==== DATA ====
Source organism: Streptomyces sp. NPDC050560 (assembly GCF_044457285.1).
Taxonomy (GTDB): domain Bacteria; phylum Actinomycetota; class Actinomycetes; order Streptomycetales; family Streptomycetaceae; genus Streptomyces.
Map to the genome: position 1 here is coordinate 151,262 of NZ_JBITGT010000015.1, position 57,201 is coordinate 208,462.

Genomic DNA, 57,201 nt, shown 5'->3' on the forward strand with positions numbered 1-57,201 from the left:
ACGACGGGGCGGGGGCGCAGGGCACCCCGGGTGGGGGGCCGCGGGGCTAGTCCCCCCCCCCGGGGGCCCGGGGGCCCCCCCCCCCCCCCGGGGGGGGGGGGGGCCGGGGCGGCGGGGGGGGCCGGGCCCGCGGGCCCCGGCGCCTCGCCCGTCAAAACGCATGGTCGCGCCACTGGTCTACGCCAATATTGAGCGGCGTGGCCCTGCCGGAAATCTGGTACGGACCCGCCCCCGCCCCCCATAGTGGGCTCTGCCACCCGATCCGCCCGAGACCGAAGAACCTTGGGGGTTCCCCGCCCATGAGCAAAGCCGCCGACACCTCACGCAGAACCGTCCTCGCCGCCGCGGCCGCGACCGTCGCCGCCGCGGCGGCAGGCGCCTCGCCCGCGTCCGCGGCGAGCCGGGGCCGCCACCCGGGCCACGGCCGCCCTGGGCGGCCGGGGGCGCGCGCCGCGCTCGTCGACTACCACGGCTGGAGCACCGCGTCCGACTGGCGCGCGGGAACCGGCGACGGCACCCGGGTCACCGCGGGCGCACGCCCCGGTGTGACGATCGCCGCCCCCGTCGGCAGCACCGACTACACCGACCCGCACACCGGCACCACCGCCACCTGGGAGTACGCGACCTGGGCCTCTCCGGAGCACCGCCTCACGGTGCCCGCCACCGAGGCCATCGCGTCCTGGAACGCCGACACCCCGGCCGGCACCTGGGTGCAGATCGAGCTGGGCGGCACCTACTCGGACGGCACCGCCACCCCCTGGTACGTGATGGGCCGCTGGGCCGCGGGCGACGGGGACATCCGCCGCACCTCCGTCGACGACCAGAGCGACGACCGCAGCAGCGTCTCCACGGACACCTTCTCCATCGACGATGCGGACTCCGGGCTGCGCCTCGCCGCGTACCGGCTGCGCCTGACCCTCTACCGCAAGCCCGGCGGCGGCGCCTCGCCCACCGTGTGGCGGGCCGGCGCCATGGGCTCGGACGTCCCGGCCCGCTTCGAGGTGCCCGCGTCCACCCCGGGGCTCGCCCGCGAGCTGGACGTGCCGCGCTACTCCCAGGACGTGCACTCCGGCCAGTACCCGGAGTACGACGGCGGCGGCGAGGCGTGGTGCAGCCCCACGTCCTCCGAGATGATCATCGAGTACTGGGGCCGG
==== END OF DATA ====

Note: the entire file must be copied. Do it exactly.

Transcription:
Source organism: Streptomyces sp. NPDC050560 (assembly GCF_044457285.1).
Taxonomy (GTDB): domain Bacteria; phylum Actinomycetota; class Actinomycetes; order Streptomycetales; family Streptomycetaceae; genus Streptomyces.
Map to the genome: position 1 here is coordinate 151,262 of NZ_JBITGT010000015.1, position 57,201 is coordinate 208,462.

Genomic DNA, 57,201 nt, shown 5'->3' on the forward strand with positions numbered 1-57,201 from the left:
ACGACGGGGCGGGGGCGCAGGGCACCCCGGGTGGGGGGCCGCGGGGCTAGTCCCCCCCCCCGGGGGCCCGGGGGCCCCCCCCCCCCCCCGGGGGGGGGGGGGGCCGGGGCGGCGGGGGGGGCCGGGCCCGCGGGCCCCGGCGCCTCGCCCGTCAAAACGCATGGTCGCGCCACTGGTCTACGCCAATATTGAGCGGCGTGGCCCTGCCGGAAATCTGGTACGGACCCGCCCCCGCCCCCCATAGTGGGCTCTGCCACCCGATCCGCCCGAGACCGAAGAACCTTGGGGGTTCCCCGCCCATGAGCAAAGCCGCCGACACCTCACGCAGAACCGTCCTCGCCGCCGCGGCCGCGACCGTCGCCGCCGCGGCGGCAGGCGCCTCGCCCGCGTCCGCGGCGAGCCGGGGCCGCCACCCGGGCCACGGCCGCCCTGGGCGGCCGGGGGCGCGCGCCGCGCTCGTCGACTACCACGGCTGGAGCACCGCGTCCGACTGGCGCGCGGGAACCGGCGACGGCACCCGGGTCACCGCGGGCGCACGCCCCGGTGTGACGATCGCCGCCCCCGTCGGCAGCACCGACTACACCGACCCGCACACCGGCACCACCGCCACCTGGGAGTACGCGACCTGGGCCTCTCCGGAGCACCGCCTCACGGTGCCCGCCACCGAGGCCATCGCGTCCTGGAACGCCGACACCCCGGCCGGCACCTGGGTGCAGATCGAGCTGGGCGGCACCTACTCGGACGGCACCGCCACCCCCTGGTACGTGATGGGCCGCTGGGCCGCGGGCGACGGGGACATCCGCCGCACCTCCGTCGACGACCAGAGCGACGACCGCAGCAGCGTCTCCACGGACACCTTCTCCATCGACGATGCGGACTCCGGGCTGCGCCTCGCCGCGTACCGGCTGCGCCTGACCCTCTACCGCAAGCCCGGCGGCGGCGCCTCGCCCACCGTGTGGCGGGCCGGCGCCATGGGCTCGGACGTCCCGGCCCGCTTCGAGGTGCCCGCGTCCACCCCGGGGCTCGCCCGCGAGCTGGACGTGCCGCGCTACTCCCAGGACGTGCACTCCGGCCAGTACCCGGAGTACGACGGCGGCGGCGAGGCGTGGTGCAGCCCCACGTCCTCCGAGATGATCATCGAGTACTGGGGCCGG